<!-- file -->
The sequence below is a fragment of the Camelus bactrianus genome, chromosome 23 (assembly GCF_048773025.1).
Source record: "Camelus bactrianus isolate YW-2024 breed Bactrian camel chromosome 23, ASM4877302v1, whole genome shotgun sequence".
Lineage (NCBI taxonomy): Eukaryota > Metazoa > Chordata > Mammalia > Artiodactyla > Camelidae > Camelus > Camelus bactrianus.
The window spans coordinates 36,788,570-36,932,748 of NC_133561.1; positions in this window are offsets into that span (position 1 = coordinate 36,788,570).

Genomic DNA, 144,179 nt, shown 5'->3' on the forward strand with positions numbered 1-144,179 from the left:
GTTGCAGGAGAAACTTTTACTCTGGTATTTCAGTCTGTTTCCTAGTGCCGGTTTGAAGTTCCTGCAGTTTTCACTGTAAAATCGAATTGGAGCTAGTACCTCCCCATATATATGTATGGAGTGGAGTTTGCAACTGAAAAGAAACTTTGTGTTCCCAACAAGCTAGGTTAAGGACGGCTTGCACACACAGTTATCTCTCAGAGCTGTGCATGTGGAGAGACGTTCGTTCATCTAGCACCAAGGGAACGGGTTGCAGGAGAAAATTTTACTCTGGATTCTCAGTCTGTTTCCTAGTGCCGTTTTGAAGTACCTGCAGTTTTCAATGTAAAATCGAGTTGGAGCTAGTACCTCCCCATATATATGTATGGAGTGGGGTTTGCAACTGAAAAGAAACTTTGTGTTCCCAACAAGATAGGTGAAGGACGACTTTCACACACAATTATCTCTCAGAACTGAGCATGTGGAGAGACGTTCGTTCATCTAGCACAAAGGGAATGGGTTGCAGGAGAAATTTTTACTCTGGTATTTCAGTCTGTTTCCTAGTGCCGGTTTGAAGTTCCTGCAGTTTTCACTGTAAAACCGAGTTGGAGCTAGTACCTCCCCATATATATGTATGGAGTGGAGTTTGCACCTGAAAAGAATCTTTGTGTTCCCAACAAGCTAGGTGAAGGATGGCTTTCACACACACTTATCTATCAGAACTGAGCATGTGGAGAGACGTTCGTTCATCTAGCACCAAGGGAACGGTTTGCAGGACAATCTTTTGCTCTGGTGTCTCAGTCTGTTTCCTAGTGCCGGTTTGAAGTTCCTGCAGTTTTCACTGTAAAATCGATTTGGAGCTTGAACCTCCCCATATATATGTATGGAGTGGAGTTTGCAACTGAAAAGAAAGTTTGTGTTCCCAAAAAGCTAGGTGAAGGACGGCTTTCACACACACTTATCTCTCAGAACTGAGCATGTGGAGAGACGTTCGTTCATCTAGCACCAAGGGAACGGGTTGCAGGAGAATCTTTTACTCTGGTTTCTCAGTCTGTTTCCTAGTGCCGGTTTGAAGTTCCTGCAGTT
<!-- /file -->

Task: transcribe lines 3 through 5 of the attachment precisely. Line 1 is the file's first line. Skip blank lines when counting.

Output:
Lineage (NCBI taxonomy): Eukaryota > Metazoa > Chordata > Mammalia > Artiodactyla > Camelidae > Camelus > Camelus bactrianus.
The window spans coordinates 36,788,570-36,932,748 of NC_133561.1; positions in this window are offsets into that span (position 1 = coordinate 36,788,570).

Genomic DNA, 144,179 nt, shown 5'->3' on the forward strand with positions numbered 1-144,179 from the left: